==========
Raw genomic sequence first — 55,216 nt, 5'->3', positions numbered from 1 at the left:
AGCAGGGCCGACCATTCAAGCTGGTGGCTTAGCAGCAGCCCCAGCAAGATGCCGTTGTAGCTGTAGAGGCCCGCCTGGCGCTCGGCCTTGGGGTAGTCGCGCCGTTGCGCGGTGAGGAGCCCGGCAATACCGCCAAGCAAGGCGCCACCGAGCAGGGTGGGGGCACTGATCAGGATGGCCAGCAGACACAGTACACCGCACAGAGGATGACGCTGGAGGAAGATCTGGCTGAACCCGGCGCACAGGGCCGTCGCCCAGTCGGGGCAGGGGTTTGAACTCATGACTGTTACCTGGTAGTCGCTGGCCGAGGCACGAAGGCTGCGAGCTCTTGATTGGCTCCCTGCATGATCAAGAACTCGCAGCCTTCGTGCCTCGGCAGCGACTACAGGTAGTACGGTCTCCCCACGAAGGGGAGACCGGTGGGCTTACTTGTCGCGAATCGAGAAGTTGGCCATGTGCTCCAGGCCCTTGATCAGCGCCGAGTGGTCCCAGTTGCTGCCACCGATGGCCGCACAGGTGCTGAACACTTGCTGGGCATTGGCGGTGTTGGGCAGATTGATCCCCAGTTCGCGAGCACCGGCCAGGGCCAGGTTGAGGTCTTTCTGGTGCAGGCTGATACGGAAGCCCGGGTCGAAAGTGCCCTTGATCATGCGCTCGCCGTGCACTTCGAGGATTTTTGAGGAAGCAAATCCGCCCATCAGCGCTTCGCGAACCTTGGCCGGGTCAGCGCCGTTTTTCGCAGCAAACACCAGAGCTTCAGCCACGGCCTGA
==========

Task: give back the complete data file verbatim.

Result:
Raw genomic sequence first — 55,216 nt, 5'->3', positions numbered from 1 at the left:
AGCAGGGCCGACCATTCAAGCTGGTGGCTTAGCAGCAGCCCCAGCAAGATGCCGTTGTAGCTGTAGAGGCCCGCCTGGCGCTCGGCCTTGGGGTAGTCGCGCCGTTGCGCGGTGAGGAGCCCGGCAATACCGCCAAGCAAGGCGCCACCGAGCAGGGTGGGGGCACTGATCAGGATGGCCAGCAGACACAGTACACCGCACAGAGGATGACGCTGGAGGAAGATCTGGCTGAACCCGGCGCACAGGGCCGTCGCCCAGTCGGGGCAGGGGTTTGAACTCATGACTGTTACCTGGTAGTCGCTGGCCGAGGCACGAAGGCTGCGAGCTCTTGATTGGCTCCCTGCATGATCAAGAACTCGCAGCCTTCGTGCCTCGGCAGCGACTACAGGTAGTACGGTCTCCCCACGAAGGGGAGACCGGTGGGCTTACTTGTCGCGAATCGAGAAGTTGGCCATGTGCTCCAGGCCCTTGATCAGCGCCGAGTGGTCCCAGTTGCTGCCACCGATGGCCGCACAGGTGCTGAACACTTGCTGGGCATTGGCGGTGTTGGGCAGATTGATCCCCAGTTCGCGAGCACCGGCCAGGGCCAGGTTGAGGTCTTTCTGGTGCAGGCTGATACGGAAGCCCGGGTCGAAAGTGCCCTTGATCATGCGCTCGCCGTGCACTTCGAGGATTTTTGAGGAAGCAAATCCGCCCATCAGCGCTTCGCGAACCTTGGCCGGGTCAGCGCCGTTTTTCGCAGCAAACACCAGAGCTTCAGCCACGGCCTGA